April 11th, 2014
The Rise of Fundamentalism in Nigeria
Nigeria has long been home to people who subscribe to different religious beliefs. Yet, in recent years the conflict between the different religious groups, especially Christians and Muslims, has become increasingly violent and more frequent. The growth of Islamic fundamentalism seems to be the catalyst of much of the violence in the region. This has been especially so since the establishment of a terrorist organization by the name of Boko Haram in 1995, who carry out attacks in their quest to establish a ‘pure’ Islamic state. The organization promotes fundamentalist ideologies, meaning that subscribers of the organization are often unwilling to be tolerant of those who do not adhere to the same beliefs as them.
Although relations have been particularly fraught between these religious groups throughout Nigeria, nowhere has witnessed more suffering than the central and northern regions, where discrimination against Christians is rife. Areas of particular concern include the states of Borno, Yobe and Kano states where it is alleged that Boko Haram have been responsible for scores of attacks. As of April 2013, these three states had collectively seen no fewer than 902 casualties as a result of Boko Haram instigated attacks since 2009. Acts of violence that have and continue to take place include suicide bombings, massacres and the deliberate targeting of churches.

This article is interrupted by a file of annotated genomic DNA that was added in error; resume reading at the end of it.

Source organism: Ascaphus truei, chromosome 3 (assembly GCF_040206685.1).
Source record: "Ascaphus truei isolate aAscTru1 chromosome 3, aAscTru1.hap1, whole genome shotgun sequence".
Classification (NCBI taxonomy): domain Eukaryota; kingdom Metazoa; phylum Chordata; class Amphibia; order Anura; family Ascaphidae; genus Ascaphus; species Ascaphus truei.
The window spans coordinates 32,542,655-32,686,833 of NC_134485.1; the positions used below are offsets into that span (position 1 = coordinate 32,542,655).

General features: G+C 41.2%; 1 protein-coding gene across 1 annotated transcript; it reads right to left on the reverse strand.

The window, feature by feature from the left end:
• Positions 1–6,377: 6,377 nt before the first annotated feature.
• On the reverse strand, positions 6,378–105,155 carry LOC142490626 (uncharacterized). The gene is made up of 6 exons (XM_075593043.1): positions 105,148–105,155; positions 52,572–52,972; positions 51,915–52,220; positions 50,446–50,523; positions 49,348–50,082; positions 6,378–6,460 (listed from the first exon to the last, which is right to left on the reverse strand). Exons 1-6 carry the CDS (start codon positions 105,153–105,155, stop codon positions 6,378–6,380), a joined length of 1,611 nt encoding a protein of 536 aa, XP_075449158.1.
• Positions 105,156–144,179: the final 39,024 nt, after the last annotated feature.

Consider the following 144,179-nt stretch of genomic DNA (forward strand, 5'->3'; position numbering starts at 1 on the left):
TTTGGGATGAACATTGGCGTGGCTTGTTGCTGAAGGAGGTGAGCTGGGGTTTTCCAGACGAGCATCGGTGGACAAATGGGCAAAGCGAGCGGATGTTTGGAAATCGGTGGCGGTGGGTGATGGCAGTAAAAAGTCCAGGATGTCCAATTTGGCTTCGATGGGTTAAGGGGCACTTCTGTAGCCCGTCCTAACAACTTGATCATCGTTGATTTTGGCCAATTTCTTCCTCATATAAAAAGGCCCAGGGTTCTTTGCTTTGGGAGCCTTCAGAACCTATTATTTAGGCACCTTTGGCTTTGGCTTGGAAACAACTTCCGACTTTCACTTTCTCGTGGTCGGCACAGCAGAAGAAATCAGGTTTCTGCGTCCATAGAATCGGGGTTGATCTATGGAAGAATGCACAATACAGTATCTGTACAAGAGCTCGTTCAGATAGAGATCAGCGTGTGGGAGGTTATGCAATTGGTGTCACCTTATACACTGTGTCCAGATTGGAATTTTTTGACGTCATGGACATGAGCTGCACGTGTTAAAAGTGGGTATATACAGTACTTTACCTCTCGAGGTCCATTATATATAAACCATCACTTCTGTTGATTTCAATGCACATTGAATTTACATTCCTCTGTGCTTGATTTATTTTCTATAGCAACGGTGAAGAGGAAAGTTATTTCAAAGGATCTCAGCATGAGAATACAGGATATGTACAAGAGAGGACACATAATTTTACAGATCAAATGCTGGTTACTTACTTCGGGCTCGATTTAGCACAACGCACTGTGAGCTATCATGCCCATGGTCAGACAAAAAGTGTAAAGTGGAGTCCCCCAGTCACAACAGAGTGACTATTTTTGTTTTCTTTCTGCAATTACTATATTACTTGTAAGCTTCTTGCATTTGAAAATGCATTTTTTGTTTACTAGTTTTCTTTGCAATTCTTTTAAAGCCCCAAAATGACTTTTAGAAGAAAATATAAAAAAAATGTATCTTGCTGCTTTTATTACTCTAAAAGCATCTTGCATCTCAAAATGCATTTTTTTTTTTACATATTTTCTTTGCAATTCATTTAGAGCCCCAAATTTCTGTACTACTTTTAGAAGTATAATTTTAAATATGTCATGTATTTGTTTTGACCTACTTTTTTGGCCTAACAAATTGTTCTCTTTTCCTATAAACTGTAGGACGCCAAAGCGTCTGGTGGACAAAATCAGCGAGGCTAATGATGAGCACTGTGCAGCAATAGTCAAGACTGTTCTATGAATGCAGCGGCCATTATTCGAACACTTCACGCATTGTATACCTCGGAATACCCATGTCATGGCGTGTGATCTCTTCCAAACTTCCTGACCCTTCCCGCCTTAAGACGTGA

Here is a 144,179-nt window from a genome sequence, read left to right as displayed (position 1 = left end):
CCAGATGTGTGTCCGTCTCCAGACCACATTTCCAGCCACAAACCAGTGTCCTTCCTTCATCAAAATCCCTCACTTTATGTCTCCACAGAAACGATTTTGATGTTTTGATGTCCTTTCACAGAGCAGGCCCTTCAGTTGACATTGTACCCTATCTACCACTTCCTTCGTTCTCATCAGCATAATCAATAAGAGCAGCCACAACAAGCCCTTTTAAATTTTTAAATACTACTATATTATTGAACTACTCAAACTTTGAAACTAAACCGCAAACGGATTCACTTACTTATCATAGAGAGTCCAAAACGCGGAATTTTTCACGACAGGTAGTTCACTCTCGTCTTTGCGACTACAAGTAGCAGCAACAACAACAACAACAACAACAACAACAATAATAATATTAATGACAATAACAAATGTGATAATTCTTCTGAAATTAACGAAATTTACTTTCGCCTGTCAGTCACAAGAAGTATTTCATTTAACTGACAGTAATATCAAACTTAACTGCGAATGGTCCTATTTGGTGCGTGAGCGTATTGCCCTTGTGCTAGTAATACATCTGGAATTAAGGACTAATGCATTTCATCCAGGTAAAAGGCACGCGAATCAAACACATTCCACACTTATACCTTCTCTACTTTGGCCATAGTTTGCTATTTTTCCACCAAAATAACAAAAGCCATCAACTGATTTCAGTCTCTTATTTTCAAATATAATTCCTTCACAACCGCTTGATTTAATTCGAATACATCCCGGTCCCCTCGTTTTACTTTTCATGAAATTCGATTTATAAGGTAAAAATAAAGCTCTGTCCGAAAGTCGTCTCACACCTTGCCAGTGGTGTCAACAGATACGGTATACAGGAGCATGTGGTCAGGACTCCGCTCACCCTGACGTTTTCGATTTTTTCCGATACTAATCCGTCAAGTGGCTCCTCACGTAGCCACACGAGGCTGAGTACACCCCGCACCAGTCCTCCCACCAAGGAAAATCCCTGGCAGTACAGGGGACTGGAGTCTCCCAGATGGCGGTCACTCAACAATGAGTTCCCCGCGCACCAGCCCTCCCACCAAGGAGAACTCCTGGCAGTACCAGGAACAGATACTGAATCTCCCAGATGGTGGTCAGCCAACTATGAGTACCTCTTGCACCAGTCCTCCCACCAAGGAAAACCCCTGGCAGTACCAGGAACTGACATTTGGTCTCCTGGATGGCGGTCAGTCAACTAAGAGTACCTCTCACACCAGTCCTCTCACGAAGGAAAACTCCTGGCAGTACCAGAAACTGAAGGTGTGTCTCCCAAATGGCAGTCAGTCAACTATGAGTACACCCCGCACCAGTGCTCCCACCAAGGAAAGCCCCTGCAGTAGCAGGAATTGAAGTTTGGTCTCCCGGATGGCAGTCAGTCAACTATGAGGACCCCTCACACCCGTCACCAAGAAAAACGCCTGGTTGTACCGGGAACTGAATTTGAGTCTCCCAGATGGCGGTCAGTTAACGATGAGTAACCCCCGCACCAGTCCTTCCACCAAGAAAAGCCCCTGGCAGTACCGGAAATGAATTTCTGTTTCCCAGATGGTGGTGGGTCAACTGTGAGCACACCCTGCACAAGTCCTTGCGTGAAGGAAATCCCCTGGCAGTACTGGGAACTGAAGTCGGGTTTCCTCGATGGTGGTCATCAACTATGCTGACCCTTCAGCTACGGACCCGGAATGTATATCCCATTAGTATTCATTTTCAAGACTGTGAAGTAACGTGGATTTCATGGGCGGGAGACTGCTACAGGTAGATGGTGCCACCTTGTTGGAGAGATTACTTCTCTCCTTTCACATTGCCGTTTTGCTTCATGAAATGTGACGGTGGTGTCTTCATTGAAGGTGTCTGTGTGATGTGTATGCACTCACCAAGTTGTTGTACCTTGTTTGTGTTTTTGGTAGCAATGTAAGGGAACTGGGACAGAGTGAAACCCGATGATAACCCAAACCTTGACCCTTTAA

The targeting of people in this manner constitutes human rights abuses. For instance, Article 2 of the Universal Declaration of Human Rights (UDHR) states, ‘Everyone is entitled to all the rights and freedoms set forth in this Declaration, without distinction of any kind, such as… religion…’ Moreover, Article 5 of the Declaration states that, ‘No one shall be subjected to torture or to cruel, inhuman or degrading treatment or punishment.’ Therefore, it is apparent that the discrimination suffered by Nigerians due to their religious affiliations is a clear breach of international human rights law.
HART is committed to ensuring that Nigerians are no longer denied access to fundamental human rights such as healthcare and education, which are provided for under Articles 25 and 26 of the UDHR respectively. HART currently has projects in two states notorious for being locations of many Boko Haram attacks: Kano and Plateau. HART supports two educational establishments in Nigeria, one in Kano state and the other in Plateau state. Collectively, the schools boast an impressive student body of over 285 pupils. HART also supports a clinic in Kano State. What is more, the non-discriminatory ethos of HART means that the benefits of the services provided by these institutions are open to all, regardless of religious affiliation.
You can find out more about HART’s work in Nigeria here.
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